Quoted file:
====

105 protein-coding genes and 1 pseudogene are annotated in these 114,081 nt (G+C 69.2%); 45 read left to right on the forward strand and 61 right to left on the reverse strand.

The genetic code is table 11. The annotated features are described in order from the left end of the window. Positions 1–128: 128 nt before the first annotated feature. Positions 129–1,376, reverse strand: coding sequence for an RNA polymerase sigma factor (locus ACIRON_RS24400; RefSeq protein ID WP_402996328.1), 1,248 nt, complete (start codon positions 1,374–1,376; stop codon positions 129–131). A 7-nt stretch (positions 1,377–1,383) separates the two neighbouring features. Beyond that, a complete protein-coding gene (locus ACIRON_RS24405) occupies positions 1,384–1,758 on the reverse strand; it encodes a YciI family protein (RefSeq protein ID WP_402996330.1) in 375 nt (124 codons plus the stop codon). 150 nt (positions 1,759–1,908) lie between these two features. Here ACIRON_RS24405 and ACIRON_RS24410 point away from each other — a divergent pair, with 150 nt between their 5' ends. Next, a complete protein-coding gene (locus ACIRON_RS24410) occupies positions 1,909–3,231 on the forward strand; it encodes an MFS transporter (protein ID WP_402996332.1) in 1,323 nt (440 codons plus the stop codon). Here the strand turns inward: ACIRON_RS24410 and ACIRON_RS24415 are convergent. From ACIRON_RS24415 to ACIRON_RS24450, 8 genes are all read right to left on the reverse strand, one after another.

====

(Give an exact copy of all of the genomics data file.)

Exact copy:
105 protein-coding genes and 1 pseudogene are annotated in these 114,081 nt (G+C 69.2%); 45 read left to right on the forward strand and 61 right to left on the reverse strand.

The genetic code is table 11. The annotated features are described in order from the left end of the window. Positions 1–128: 128 nt before the first annotated feature. Positions 129–1,376, reverse strand: coding sequence for an RNA polymerase sigma factor (locus ACIRON_RS24400; RefSeq protein ID WP_402996328.1), 1,248 nt, complete (start codon positions 1,374–1,376; stop codon positions 129–131). A 7-nt stretch (positions 1,377–1,383) separates the two neighbouring features. Beyond that, a complete protein-coding gene (locus ACIRON_RS24405) occupies positions 1,384–1,758 on the reverse strand; it encodes a YciI family protein (RefSeq protein ID WP_402996330.1) in 375 nt (124 codons plus the stop codon). 150 nt (positions 1,759–1,908) lie between these two features. Here ACIRON_RS24405 and ACIRON_RS24410 point away from each other — a divergent pair, with 150 nt between their 5' ends. Next, a complete protein-coding gene (locus ACIRON_RS24410) occupies positions 1,909–3,231 on the forward strand; it encodes an MFS transporter (protein ID WP_402996332.1) in 1,323 nt (440 codons plus the stop codon). Here the strand turns inward: ACIRON_RS24410 and ACIRON_RS24415 are convergent. From ACIRON_RS24415 to ACIRON_RS24450, 8 genes are all read right to left on the reverse strand, one after another.